- a footrace of 26 miles, 385 yards, run over an open course, esp. as an event of the Olympic games or as an annual event in some cities: after the legend of the Greek runner who ran from Marathon to Athens to tell of the victory over the Persians (490 )
- any contest or endeavor that tests endurance
A group of people running a marathon.
- A 26-mile footrace is an example of a marathon.
- When you have a long series of doctors appointments one after the other, this is an example of a marathon.
- Sports a. A cross-country footrace of 26 miles, 385 yards (42.195 kilometers).b. A long-distance race other than a footrace: a swimming marathon.
- a. A contest of endurance: a dance marathon.b. An event or activity that requires prolonged effort, endurance, or attention.
Origin of marathonAfter Marathon ( so called because a messenger ran from there to Athens to announce a victory over the Persians in 490 BC )
French marathon, coined in 1894 by linguist Michel BrÃ©al for the first modern time Olympic Games after Greek ÎœÎ±ÏÎ±Î¸ÏŽÎ½ (MarathÅn), a town northeast of Athens. Phidippides the Greek ran the distance from Marathon to Athens to deliver a message regarding the Battle of Marathon. The modern sport of marathon running is based on a run approximately the same distance. The toponym itself comes from Î¼Î¬ÏÎ±Î¸Î¿Î½ (marathon, “fennel") and refers to the prevalence of the plant in the area.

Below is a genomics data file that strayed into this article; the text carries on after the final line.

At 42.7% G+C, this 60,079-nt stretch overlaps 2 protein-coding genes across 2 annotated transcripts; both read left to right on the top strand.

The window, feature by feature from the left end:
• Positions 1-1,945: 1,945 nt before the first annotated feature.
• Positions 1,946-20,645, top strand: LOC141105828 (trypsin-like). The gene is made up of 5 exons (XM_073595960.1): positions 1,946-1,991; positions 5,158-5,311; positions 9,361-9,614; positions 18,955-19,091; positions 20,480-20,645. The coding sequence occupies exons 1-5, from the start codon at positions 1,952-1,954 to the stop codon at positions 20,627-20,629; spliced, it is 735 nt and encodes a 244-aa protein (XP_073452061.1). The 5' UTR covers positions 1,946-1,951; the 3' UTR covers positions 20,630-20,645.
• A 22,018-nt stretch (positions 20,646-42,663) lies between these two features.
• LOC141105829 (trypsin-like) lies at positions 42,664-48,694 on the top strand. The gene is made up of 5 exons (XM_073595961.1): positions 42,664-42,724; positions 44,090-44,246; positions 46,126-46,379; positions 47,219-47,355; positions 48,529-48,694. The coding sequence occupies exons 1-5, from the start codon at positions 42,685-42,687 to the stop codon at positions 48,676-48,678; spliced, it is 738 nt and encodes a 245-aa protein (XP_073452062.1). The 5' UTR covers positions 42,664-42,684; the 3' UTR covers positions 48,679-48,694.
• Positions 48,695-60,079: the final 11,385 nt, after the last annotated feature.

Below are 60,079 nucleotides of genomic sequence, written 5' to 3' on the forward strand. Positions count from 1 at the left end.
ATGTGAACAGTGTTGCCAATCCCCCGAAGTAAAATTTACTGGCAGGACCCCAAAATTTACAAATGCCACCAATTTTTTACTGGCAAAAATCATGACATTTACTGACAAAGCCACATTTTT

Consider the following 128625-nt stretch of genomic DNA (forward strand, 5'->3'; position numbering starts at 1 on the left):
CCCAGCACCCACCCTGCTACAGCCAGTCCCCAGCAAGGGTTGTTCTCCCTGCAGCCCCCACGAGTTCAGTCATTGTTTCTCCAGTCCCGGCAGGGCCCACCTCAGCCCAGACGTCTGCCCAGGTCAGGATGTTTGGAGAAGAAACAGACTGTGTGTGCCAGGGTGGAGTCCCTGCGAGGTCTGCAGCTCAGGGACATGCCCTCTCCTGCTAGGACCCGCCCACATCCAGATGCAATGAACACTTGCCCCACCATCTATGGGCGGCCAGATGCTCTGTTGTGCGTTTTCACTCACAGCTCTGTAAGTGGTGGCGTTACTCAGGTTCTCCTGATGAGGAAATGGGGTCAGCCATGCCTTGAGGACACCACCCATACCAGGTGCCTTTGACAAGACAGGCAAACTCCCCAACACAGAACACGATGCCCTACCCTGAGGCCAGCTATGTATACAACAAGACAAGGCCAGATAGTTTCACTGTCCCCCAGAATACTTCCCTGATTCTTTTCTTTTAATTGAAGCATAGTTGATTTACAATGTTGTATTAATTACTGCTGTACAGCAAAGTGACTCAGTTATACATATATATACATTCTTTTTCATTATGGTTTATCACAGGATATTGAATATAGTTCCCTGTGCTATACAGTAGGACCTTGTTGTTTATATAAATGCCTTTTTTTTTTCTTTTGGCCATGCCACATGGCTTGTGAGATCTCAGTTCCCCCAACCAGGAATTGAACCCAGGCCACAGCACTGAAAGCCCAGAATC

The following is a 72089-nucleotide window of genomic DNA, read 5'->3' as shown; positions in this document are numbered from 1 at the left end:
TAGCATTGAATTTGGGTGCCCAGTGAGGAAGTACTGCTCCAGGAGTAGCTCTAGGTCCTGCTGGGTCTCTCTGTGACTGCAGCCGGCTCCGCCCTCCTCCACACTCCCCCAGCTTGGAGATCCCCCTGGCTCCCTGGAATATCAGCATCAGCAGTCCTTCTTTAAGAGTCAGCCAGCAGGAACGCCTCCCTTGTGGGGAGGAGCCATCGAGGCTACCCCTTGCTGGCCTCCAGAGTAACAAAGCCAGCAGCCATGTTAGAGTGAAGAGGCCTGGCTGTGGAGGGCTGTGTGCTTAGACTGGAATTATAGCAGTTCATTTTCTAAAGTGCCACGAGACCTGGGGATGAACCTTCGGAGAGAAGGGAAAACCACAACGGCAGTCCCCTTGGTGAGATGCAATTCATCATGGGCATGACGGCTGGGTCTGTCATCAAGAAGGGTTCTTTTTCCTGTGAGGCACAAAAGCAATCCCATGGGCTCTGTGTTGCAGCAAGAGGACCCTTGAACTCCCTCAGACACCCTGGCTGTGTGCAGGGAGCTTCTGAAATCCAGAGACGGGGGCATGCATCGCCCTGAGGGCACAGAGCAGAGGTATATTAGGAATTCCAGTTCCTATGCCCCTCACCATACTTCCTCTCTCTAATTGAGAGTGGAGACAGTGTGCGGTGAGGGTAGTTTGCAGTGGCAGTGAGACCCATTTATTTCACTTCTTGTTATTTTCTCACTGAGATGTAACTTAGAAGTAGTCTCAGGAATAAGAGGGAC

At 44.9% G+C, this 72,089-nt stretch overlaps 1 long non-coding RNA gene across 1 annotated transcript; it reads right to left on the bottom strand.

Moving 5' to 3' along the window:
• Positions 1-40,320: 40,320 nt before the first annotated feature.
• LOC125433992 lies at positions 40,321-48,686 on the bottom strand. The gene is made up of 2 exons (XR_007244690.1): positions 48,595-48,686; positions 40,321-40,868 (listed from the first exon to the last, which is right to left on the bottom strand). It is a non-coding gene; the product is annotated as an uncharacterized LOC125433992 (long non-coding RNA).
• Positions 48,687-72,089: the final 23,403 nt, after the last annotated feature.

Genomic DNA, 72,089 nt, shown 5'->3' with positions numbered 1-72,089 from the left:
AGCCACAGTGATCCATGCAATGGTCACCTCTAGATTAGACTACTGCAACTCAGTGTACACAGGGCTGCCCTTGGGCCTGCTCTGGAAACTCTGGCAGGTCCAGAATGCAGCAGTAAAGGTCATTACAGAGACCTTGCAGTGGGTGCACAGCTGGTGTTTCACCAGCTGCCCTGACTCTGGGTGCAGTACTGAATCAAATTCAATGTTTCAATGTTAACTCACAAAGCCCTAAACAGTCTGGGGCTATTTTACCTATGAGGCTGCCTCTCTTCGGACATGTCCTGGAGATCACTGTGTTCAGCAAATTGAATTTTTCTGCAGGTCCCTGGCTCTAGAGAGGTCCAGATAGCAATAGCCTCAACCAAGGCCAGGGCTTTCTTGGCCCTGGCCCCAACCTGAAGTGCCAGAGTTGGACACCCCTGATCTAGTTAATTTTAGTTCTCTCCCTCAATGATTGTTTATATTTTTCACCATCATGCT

- a town in Attica, Greece, the site of the victory in 490 BC of heavily outnumbered Athenians against Persians
From Ancient Greek ÎœÎ±ÏÎ±Î¸ÏŽÎ½ (MarathÅn).
- I ran a marathon for that shirt!
- He then attacked the firebreathing bull of Marathon and brought it alive to Athens, where he sacrificed it to Apollo Delphinius.
- The earliest of the great works of Pheidias were dedications in memory of Marathon, from the spoils of the victory.
- Marathon runners need a lot of stamina to keep going for 26 miles.
- At the end of themarathon, the runner's energy began to falter.